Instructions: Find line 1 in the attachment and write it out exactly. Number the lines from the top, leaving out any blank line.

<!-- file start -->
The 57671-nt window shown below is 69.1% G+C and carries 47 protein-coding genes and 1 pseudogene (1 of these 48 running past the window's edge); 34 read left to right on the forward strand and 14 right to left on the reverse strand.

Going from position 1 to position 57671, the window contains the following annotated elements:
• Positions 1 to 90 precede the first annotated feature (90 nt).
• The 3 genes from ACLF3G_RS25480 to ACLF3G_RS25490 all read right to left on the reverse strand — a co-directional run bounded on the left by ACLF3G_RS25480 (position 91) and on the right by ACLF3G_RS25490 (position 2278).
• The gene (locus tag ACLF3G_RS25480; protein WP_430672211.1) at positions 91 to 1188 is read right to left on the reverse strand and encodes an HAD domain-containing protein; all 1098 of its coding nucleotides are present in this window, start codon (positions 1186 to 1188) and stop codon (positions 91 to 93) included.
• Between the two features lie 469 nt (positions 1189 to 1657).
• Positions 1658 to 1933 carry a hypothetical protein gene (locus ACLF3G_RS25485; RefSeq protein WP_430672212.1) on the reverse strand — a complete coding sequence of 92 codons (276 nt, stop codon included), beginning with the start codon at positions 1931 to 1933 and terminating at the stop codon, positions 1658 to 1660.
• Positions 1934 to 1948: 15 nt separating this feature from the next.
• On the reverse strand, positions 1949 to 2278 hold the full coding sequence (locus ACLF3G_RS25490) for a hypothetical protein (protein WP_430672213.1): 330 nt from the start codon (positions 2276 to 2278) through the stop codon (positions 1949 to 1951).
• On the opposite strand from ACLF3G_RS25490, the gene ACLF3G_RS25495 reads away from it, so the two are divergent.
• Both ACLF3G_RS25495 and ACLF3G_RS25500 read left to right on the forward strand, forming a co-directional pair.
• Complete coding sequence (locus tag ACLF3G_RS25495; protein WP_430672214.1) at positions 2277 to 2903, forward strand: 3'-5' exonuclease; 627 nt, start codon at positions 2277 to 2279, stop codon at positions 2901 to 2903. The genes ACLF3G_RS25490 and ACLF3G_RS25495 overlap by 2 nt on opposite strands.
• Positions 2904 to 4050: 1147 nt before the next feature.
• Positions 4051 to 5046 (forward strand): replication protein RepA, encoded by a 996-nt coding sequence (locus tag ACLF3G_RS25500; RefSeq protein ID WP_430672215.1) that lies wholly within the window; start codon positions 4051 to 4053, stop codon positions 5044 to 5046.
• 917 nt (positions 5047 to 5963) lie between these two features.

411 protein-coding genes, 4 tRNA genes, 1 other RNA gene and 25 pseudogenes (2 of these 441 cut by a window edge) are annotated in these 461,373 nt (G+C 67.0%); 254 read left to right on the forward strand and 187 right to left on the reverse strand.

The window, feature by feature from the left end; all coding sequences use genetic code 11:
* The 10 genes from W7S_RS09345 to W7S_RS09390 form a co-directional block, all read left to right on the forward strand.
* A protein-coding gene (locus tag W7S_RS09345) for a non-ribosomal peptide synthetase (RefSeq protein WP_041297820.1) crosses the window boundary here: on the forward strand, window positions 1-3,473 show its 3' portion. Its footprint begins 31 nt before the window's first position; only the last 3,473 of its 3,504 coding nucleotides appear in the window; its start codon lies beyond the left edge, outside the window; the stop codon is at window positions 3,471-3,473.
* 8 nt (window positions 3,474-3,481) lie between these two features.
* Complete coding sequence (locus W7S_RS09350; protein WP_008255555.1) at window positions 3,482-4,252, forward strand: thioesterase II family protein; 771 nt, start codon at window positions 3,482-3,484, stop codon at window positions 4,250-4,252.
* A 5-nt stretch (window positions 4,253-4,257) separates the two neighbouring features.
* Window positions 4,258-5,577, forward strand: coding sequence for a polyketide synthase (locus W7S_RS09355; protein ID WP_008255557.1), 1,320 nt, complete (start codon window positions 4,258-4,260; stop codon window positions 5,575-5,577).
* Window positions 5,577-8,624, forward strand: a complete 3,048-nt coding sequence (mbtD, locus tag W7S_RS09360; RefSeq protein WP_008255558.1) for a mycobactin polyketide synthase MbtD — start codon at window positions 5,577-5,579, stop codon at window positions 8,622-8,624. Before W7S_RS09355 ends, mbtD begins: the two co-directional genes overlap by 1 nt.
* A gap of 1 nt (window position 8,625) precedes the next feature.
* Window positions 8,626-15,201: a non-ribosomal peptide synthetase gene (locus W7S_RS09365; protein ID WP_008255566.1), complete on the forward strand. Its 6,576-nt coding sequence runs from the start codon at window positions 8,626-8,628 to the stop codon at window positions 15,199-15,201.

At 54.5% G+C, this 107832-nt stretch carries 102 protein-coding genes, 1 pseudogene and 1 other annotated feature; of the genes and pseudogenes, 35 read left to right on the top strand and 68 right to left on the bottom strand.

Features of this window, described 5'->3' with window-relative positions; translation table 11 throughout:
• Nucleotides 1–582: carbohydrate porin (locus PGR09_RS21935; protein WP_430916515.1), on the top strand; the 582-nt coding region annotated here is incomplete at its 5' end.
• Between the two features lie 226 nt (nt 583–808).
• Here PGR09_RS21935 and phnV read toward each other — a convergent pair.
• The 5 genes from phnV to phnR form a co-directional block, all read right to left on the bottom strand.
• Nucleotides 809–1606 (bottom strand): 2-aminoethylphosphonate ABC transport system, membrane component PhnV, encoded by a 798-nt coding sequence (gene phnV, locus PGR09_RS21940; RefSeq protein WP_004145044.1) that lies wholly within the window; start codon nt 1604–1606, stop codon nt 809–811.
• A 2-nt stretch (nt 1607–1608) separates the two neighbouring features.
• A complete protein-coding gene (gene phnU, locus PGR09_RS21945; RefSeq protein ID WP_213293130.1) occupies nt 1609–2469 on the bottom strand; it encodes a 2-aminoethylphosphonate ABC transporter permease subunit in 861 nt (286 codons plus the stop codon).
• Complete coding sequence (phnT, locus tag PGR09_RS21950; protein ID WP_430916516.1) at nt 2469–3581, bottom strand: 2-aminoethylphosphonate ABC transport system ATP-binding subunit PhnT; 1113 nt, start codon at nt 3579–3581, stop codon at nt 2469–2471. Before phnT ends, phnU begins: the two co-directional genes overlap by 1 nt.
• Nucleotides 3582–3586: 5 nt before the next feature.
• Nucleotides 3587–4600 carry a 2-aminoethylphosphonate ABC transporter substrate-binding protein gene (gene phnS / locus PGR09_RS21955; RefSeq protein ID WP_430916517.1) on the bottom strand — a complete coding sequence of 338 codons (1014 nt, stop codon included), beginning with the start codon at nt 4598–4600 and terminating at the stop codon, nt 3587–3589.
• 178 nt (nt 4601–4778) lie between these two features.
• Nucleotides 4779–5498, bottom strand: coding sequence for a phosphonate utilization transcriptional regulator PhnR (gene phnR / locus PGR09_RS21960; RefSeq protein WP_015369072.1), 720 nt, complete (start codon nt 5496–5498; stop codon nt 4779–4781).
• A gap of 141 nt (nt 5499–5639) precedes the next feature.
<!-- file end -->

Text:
The 57671-nt window shown below is 69.1% G+C and carries 47 protein-coding genes and 1 pseudogene (1 of these 48 running past the window's edge); 34 read left to right on the forward strand and 14 right to left on the reverse strand.